Boasting glorious beaches with vast sweeps of soft sands, spectacular coastal walks, dazzling waterfalls, and a plethora of magnificent castles, there are many places to visit in Wales which are blessed with picture-perfect locations and landmarks.
It's, therefore, no surprise that tens of thousands of photos of Wales beauty spots are posted on Instagram every year.
We've rounded up some of our favourite photogenic locations which will have all your followers swooning over your social media snaps.
Mount Snowdon, Gwynedd
For views that leave your Instagram followers drooling with envy, Mount Snowdon, the largest mountain in Wales is guaranteed to impress. One of the most famous sights in Wales, you can look across the horizon of a hundred hills and admire the National Park's epic scenery. Be warned though, a tough trek up Snowdon is not for the faint-hearted, so make sure you are fully prepared and check the weather before you set off.
When to get the best pic: The best views from the summit of Snowdon can be captured on a reasonably clear day; you'll see Snowdonia's mountains, lakes, and the Isles of Anglesey at the very least. If you're really lucky and it's an exceptionally clear day you might be able to see as far as southern Scotland to the north and Ireland to the west. The weather is very changeable here, so it's always advisable to plan ahead to achieve the most enviable shots.
Some of the best views in Wales can be found deep underground in some of its atmospheric caves. Dan-yr-Ogof, with its passageways and chambers beautifully decorated with stalactites and stalagmites, offers an abundance of photo opportunities. Explore the caves further and you will find Cathedral Cave, with 40-foot high waterfalls that cascade around you, and the wondrous Bone Cave where 42 human skeletons were once buried.
When to get the best pic: The beauty of photographing this extraordinary cave system is that it's underground, so isn't affected by the weather above ground. It is also beautifully illuminated; therefore, it doesn't matter what time of day you visit, you are sure to gain plenty of Insta-worthy shots.
Skomer Island, Pembrokeshire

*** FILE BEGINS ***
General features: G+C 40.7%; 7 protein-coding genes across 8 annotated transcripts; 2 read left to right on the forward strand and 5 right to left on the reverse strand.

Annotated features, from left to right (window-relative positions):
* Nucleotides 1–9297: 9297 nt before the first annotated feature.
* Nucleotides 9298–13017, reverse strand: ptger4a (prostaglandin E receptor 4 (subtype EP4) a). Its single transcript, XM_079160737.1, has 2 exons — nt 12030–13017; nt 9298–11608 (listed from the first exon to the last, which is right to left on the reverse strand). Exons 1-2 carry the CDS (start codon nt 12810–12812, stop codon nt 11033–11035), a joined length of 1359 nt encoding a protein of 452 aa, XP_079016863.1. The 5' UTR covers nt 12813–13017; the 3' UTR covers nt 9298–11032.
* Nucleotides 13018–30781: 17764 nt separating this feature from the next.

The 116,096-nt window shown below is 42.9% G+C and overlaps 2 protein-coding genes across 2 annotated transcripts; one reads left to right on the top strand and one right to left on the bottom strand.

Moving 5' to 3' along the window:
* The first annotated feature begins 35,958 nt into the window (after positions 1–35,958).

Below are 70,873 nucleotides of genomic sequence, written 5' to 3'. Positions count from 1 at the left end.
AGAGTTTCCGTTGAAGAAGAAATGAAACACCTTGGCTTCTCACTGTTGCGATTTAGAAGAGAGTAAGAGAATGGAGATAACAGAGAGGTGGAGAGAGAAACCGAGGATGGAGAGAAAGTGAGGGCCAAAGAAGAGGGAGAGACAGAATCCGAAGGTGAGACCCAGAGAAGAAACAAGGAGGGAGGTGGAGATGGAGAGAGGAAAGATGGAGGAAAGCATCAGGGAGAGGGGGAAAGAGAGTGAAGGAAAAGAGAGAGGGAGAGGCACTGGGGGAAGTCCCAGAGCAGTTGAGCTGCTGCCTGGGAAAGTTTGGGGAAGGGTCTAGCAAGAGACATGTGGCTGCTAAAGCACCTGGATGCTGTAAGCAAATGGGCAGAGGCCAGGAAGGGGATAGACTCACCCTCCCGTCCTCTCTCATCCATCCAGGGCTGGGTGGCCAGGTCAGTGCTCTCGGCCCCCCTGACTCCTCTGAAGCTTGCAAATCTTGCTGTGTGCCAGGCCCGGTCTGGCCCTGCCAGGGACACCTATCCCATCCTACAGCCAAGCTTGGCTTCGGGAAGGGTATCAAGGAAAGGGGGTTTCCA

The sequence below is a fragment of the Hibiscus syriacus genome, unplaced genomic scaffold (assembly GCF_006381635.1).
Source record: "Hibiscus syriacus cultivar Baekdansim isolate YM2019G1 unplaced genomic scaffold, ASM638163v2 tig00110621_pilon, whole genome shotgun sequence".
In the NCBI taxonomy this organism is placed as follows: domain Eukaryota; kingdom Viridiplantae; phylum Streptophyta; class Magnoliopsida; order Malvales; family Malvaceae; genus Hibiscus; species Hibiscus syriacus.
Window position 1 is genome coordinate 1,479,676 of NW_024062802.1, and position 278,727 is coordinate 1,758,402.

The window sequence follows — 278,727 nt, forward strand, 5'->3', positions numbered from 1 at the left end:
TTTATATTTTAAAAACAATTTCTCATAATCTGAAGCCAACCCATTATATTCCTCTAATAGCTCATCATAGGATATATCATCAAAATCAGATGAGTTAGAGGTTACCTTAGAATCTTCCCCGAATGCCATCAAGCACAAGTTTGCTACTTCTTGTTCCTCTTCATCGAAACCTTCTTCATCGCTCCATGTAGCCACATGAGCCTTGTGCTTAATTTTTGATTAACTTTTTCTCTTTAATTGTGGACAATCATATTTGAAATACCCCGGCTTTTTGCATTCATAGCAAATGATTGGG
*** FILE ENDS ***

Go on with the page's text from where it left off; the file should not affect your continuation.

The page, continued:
Home to the largest colony of puffins in southern Britain, Skomer Island is a world-renowned wildlife paradise. Prepare for heart-eyes emoji overload as your Instagram feed becomes filled with images of the classic Welsh scenery including breathtaking exposed headlands and towering offshore rocks full of nesting seabirds. Atlantic grey seals can be seen basking on the rocks, while porpoise and dolphins are also regularly spotted in the surrounding seas.
When to get the best pic: Boats set sail from nearby Martin's Haven to reach Skomer Island between April and October. In the spring, the island is carpeted with bluebells and pink campion, which is a sight to behold. Seals can be seen all year round, although the biggest numbers are admired in spring and autumn, and the best time to photograph puffins is between May and early July.
One of our favourite pretty places in Wales is the imposing Sgwd-yr-Eira waterfall, which offers particularly memorable photographs taken from behind its curtain of racing water. Capture sparkling icicles hanging from its fringes, pied wagtails frolicking in the spray and the thundering staircase of rapids pouring over mossy rock faces into natural plunge pools below.
When to get the best pic: Waterfalls are always at their most impressive after a heavy rainfall. So, if the heavens open, grab your waterproofs and embrace the downpour!
Pen y Fan, Powys
Magnificently standing at 886 metres above sea-level, Pen y Fan is the highest peak in the Brecon Beacons, and is a much easier ascent than Mount Snowdon. At the summit, you will likely find many other walkers perched on the cairn grabbing a selfie against the awe-inspiring backdrop of Brecon Beacons National Park, one of the most beautiful places in Wales. This vantage point is perfect for capturing dramatic views stretching across south and mid-Wales, and over the Severn Estuary into South West England.
When to get the best pic: On a clear day, the Cambrian Mountains, Black Mountains, Gower, Herefordshire, Gloucestershire and Somerset are visible from the summit. As with Snowdon, the weather and visibility on top may be very different from your starting point, so it's always best to plan ahead - taking appropriate equipment and clothing is essential.
South Stack Lighthouse, Anglesey
The most famous and picturesque lighthouse in Wales is South Stack Lighthouse, which has been proudly guiding ships to safety since 1809. This spectacular landmark stands as a beacon of beauty along the Anglesey coastline near Holyhead and is certainly enough to make anyone stop mid-scroll.
When to get the best pic: For some incredibly dramatic images, photograph the lighthouse during stormy weather when the turbulent seas crash against the jagged rocks. For the ultimate picture-postcard snap, the lighthouse is particularly striking against a colourful sunset.
Llyn y Fan Fach, Carmarthenshire
This remote Carmarthenshire lake sitting majestically atop a mountain is shrouded in Welsh legend – and is one of the most magical and enchanting sights in all of Wales. To reach it, you will have to be prepared for a bit of a hike uphill, but once you come face to face with it, the glacial lake will simply take your breath away. Enjoy unspoilt panoramic views of the surrounding Brecon Beacons, soak up the peace and quiet and snap away to your heart's content.